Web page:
Strategy

Is your boss paying for it?

A new study explores whether you can pay an employee to be sexually harassed.

(Photo: Stephen Marks/Getty)

It always saddens to hear that a worker has been killed on the job. Of course, some workers have to do jobs that expose them to that risk. One reason workers are willing to take on risky jobs is because they are paid a compensating wage differential when the risk of death is high.

Many workers are exposed to unwanted sexual attention in their workplaces. Sexual harassment is of course illegal—and yet it is pervasive. Persistent sexual harassment should lower wages if it affects a worker’s productivity (for example, by increasing worker turnover). If this is the case, we would observe that workers in industries where sexual harassment is pervasive—mining sees the most complaints from women, and the second-most from men behind only the information sector—are paid lower wages.

But according to new research published in the May issue of The American Economic Review, workers in industries with high levels of sexual harassment are not paid less than workers in other industries, they are, in fact, paid more.

The theory here is that in the same way that workers who face injury or death are compensated for assuming risk, men and women who are exposed to high levels of sexual harassment are compensated for tolerating unwanted sexual attention.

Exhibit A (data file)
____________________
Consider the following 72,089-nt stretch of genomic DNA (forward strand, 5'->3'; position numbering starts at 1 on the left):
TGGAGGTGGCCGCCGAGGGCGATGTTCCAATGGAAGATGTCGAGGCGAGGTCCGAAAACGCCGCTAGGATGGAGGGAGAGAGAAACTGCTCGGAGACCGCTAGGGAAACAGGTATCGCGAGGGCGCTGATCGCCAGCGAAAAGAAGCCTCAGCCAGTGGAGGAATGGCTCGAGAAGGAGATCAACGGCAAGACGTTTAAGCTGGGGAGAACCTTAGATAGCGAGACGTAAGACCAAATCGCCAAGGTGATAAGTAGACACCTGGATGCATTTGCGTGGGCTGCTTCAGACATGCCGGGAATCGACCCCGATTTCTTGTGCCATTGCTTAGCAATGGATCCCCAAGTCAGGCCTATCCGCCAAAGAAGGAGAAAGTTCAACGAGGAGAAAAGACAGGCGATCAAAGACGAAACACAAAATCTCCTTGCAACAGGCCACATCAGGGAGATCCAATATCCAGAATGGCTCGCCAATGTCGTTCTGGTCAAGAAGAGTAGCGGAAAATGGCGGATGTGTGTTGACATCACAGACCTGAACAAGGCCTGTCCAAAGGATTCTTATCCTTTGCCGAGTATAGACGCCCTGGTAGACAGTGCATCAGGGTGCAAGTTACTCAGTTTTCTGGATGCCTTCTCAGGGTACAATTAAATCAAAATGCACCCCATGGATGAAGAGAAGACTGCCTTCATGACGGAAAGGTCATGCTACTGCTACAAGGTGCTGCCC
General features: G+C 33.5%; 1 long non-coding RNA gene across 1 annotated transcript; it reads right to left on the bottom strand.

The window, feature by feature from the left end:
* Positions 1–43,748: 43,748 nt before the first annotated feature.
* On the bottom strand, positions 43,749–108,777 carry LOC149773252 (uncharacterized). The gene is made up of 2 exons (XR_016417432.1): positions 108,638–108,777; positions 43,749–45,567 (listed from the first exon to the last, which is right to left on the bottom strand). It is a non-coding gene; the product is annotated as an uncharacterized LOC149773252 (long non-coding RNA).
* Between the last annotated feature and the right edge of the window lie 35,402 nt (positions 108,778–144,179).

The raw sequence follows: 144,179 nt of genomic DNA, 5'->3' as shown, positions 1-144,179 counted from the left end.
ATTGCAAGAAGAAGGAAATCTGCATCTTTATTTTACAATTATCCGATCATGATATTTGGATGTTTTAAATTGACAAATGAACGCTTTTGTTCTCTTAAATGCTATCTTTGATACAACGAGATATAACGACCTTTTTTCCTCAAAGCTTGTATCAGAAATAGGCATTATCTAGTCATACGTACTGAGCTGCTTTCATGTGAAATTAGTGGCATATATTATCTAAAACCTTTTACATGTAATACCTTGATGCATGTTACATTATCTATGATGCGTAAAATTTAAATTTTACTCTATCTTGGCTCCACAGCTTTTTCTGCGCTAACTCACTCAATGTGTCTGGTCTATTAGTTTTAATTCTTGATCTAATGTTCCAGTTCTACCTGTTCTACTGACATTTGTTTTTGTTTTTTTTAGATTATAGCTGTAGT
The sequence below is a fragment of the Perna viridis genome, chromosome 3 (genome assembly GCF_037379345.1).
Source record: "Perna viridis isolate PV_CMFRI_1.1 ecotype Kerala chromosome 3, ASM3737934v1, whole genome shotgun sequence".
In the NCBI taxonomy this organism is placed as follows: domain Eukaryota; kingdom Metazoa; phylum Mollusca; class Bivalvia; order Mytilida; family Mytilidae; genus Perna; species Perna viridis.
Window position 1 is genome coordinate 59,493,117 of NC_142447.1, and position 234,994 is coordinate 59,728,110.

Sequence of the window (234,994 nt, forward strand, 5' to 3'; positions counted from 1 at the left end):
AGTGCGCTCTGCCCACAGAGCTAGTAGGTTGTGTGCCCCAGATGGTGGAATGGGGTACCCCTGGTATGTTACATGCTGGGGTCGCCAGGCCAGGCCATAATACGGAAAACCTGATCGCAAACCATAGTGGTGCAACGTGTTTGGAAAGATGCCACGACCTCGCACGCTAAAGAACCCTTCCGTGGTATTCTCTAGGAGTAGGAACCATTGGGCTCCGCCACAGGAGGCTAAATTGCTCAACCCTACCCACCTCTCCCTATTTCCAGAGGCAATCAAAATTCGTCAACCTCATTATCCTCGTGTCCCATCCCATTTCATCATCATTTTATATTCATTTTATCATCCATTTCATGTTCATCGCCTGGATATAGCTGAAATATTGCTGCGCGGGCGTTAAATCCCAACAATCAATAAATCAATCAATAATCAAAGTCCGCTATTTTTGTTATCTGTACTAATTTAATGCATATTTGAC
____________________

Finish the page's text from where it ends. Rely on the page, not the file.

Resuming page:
The author of this study, Joni Hersch, finds that after controlling for other factors that determine wages, women employed in jobs with an average probability of being sexual harassed are paid a compensating differential of 25¢ per hour relative to women employed in jobs with no risk of sexual harassment. Men employed in jobs with an average probability of being sexual harassed are paid 50¢ per hour more than men employed in jobs with no risk of harassment.

Why is the male rate so much higher than for women? Men tend only to file harassment complaints when the offense is particularly egregious, so the severity of the offences boosts the compensating differential.

There is a lesson here for employers: independent of the law, there is an incentive to reduce workplace sexual harassment. Of course it’s the right thing to do; but it also keeps productivity up, and costs down.

Marina Adshade is a Dalhousie economics professor and author of the blog Dollars and Sex.